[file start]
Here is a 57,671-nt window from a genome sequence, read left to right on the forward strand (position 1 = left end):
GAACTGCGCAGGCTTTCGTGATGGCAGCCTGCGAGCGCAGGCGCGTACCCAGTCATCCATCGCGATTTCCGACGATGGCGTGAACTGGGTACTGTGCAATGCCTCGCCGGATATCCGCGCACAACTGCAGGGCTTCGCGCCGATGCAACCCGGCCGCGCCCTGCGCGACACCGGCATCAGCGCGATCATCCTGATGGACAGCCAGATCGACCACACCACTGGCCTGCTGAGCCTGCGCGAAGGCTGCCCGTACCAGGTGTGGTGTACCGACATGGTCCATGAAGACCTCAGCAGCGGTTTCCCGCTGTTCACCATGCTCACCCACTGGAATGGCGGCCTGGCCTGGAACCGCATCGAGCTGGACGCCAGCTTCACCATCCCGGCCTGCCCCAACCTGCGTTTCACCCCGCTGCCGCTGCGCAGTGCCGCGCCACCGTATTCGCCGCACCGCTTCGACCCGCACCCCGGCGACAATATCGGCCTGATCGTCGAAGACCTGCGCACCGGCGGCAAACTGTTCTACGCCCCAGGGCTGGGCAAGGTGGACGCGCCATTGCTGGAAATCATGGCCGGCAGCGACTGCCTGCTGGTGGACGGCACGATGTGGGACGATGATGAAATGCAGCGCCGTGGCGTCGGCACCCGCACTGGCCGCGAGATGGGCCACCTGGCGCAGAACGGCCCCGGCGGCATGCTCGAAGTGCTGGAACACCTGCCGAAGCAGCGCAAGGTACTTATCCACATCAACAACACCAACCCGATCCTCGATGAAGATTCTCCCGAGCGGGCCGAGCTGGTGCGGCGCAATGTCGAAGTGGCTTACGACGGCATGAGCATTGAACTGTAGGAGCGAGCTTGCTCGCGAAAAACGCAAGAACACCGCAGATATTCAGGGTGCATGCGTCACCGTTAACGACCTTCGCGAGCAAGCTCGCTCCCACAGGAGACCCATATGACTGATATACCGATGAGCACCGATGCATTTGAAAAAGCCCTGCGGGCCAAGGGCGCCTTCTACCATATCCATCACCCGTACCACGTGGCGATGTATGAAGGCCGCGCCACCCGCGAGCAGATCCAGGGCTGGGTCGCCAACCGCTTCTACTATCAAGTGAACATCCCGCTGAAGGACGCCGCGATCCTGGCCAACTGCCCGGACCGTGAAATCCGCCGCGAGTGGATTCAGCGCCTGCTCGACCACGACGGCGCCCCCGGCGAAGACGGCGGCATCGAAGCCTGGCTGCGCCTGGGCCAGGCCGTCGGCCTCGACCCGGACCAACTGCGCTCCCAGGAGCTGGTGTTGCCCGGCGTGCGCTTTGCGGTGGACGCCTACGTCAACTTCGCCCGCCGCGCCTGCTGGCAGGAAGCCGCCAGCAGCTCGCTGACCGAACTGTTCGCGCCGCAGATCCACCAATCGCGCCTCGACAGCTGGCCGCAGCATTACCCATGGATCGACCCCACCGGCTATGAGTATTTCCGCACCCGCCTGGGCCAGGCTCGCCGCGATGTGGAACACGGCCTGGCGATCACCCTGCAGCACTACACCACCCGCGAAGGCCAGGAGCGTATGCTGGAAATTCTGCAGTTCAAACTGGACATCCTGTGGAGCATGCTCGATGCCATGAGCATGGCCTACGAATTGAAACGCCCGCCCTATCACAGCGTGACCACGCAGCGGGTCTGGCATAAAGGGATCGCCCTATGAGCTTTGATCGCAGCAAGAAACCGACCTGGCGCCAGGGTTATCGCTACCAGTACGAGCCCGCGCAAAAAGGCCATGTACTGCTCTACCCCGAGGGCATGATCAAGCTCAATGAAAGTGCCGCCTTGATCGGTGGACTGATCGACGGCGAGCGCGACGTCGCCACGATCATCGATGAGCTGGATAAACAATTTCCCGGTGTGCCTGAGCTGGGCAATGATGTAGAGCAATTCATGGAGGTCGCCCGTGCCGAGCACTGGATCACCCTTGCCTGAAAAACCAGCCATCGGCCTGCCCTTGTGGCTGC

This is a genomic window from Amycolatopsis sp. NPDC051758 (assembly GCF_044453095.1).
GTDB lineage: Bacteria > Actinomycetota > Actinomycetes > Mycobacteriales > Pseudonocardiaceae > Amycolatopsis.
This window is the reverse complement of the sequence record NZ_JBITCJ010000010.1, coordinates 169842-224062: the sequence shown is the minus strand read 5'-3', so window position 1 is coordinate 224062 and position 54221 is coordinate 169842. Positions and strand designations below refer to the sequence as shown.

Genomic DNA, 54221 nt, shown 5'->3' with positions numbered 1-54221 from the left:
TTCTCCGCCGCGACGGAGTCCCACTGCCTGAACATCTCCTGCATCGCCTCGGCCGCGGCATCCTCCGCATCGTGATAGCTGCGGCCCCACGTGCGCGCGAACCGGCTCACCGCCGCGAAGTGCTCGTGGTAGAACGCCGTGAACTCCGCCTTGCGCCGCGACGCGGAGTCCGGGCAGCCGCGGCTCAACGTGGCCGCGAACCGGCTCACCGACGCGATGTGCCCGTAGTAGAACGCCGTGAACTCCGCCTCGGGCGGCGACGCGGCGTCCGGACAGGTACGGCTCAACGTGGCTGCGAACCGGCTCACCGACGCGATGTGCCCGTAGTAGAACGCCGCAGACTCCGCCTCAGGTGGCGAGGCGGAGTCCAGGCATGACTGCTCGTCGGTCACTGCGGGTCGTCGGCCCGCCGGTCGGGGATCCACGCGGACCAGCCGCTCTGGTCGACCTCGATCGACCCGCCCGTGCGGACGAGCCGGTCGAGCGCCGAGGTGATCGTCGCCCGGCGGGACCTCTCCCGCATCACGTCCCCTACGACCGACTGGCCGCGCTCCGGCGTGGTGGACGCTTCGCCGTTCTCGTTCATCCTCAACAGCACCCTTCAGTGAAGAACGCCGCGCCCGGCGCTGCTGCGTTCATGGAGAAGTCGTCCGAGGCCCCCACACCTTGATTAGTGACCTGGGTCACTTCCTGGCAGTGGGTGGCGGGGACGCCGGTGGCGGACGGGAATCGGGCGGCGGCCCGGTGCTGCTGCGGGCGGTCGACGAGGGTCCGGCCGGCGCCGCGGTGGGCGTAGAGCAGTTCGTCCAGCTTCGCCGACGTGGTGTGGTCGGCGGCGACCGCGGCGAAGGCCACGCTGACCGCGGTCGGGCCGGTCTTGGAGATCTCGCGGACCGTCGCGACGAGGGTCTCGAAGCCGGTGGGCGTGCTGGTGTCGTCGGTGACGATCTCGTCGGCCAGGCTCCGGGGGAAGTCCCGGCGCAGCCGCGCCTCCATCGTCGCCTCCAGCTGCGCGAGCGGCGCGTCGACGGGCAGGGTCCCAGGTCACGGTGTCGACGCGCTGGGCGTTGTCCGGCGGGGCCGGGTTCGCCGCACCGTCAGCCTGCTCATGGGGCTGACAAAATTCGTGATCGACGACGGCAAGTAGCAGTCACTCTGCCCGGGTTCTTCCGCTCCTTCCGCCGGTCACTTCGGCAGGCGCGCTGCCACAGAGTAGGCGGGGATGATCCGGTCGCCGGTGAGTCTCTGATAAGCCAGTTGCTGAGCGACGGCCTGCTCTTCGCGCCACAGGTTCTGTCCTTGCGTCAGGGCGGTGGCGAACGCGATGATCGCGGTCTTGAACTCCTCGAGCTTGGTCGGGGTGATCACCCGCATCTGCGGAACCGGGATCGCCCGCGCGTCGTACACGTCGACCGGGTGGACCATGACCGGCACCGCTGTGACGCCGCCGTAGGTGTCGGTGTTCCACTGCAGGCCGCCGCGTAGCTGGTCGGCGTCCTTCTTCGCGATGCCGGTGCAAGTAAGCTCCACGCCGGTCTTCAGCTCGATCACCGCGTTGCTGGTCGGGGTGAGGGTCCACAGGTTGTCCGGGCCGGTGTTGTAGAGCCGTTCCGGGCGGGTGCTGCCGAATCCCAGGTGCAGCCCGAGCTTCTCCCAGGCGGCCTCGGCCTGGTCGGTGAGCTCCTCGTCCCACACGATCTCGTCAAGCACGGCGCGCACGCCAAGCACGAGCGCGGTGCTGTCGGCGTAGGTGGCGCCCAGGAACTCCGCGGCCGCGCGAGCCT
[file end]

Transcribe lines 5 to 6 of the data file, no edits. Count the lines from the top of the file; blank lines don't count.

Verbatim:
This window is the reverse complement of the sequence record NZ_JBITCJ010000010.1, coordinates 169842-224062: the sequence shown is the minus strand read 5'-3', so window position 1 is coordinate 224062 and position 54221 is coordinate 169842. Positions and strand designations below refer to the sequence as shown.

Genomic DNA, 54221 nt, shown 5'->3' with positions numbered 1-54221 from the left: